Research shows how
braided rivers work

New Zealand’s braided rivers dominate our eastern coasts. But how do they affect the amount of water in our aquifers available for human activity and nature?

Until recently, no one knew how braided rivers worked beneath the surface and interacted with regional aquifers. But through significant advances in how we use technology, we are finding answers.

Lincoln Agritech’s Scott Wilson is leading a five-year project, funded by the Ministry of Business, Innovation & Employment to find out how braided rivers and regional aquifers interact to store and transport water.

The team has made some important discoveries, using a lot of technology in novel ways. This includes the novel use of fibre optic cables beneath the ground, horizontally under rivers and also vertically to analyse river-groundwater exchange under different flow conditions. “This is giving us really beautiful profile through the aquifer system, helping us to learn about aquifer structure,” says Scott.

It also includes equipment never used before in New Zealand such as an APSU surface nuclear magnetic resonance system. This measures the porosity and water content of sediment non-invasively (and so doesn’t alter the observation through the very act of measuring). It was imported into New Zealand, along with its specialist operator Mathias Vang from Denmark’s Aarhus University.

The team also used tTEM (an electromagnetic system that is dragged along the ground to produce detailed 3D geophysical and geological maps of the sub-surface), satellite imagery combined with flow recorders to accurately measure river losses, and radon tracing to measure river water loss.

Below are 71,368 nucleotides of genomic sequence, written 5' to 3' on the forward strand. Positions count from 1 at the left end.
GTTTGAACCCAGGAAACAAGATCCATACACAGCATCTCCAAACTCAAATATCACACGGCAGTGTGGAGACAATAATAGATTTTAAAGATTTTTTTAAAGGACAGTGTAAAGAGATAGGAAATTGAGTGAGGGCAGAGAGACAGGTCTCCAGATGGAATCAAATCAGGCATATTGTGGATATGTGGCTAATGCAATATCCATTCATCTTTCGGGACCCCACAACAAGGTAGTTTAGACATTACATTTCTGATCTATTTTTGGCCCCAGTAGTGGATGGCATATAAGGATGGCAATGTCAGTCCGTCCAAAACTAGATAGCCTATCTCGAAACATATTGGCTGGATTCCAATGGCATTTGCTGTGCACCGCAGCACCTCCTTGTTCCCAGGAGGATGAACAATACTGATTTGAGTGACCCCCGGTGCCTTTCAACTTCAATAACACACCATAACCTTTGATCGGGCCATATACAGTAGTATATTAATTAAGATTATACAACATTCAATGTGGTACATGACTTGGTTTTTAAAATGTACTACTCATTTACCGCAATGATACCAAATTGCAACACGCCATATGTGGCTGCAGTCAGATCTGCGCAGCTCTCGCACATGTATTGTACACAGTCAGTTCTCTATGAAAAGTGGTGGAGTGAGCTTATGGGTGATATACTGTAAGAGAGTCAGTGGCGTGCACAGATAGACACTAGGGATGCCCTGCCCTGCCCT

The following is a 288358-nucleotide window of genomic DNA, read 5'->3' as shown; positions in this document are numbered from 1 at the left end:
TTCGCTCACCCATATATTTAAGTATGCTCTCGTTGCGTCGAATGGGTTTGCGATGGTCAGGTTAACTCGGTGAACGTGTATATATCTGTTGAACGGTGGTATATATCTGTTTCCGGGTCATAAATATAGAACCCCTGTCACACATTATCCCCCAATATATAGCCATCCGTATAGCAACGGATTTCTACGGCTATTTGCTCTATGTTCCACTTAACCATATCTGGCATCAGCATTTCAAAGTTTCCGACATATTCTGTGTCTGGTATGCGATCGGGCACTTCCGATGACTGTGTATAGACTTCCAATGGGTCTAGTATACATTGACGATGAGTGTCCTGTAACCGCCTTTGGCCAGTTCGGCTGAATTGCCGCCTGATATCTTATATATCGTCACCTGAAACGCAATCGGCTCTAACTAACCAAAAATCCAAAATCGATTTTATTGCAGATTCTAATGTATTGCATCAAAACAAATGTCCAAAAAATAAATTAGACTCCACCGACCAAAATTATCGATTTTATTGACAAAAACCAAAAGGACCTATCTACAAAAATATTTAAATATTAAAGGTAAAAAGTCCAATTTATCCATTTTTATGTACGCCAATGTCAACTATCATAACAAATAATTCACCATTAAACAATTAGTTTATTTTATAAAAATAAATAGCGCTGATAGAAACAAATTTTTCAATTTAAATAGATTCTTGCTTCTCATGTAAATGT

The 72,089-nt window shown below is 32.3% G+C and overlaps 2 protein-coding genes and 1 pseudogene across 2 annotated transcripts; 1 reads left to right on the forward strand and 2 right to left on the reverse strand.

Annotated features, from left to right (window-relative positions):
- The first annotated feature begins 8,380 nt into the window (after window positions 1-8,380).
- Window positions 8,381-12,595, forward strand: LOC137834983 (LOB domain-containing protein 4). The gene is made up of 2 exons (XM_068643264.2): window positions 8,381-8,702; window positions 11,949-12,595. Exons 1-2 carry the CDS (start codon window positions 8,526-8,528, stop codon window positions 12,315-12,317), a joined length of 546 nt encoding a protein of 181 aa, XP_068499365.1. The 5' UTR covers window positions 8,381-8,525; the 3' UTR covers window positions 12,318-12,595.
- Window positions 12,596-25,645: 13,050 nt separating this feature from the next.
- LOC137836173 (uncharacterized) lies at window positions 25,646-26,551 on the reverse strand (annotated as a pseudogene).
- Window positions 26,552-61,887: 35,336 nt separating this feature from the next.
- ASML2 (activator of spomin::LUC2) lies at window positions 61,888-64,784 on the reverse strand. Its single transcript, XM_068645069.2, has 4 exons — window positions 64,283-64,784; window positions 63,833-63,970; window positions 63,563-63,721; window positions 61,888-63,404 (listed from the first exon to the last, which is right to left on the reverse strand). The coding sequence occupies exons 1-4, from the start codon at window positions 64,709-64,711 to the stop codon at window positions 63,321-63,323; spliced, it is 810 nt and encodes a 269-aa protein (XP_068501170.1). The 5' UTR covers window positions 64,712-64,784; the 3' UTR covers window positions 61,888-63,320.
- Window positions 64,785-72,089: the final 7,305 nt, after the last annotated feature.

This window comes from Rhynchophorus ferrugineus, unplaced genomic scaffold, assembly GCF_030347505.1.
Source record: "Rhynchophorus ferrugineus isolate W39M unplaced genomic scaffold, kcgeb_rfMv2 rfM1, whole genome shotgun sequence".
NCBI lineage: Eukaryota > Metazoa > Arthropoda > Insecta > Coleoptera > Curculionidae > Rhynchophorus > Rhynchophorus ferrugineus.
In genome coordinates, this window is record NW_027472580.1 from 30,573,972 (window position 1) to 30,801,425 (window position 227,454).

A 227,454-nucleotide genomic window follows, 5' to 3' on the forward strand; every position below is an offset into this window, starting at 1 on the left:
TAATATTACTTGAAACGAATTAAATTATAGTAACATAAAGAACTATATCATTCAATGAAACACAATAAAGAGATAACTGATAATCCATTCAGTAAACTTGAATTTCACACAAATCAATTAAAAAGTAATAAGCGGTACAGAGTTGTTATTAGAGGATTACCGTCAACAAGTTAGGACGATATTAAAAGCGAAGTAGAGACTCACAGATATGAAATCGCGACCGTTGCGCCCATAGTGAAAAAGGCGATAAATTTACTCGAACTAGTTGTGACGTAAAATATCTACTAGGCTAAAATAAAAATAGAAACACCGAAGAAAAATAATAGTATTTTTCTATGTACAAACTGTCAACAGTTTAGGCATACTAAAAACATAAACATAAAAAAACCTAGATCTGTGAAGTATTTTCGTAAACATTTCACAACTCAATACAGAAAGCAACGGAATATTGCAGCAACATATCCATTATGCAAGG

What we now know

“We now know how braided rivers work in the sub-surface. We know specifically what controls how much our rivers recharge the regional aquifers,” says Scott. “And we now have a conceptual model of how they work, where we know that braided rivers create their own aquifer system.”

Comprised of gravel, reworked through floods, this “braid plain aquifer” extends far beyond where we can see water. The river uses this reservoir to regulate its flow and temperature. But if human activity diminishes this aquifer too much, it affects how much the river can recharge the regional aquifer and sustain river flows and temperatures during dry seasons.

This research will help New Zealand councils quantify the environmental and economic benefits of different river management strategies.

“This will be an important step in helping councils meet the Government’s National Policy Statement on Freshwater Management, and ensuring that competing needs for water can be met in the best way possible,” says Scott.

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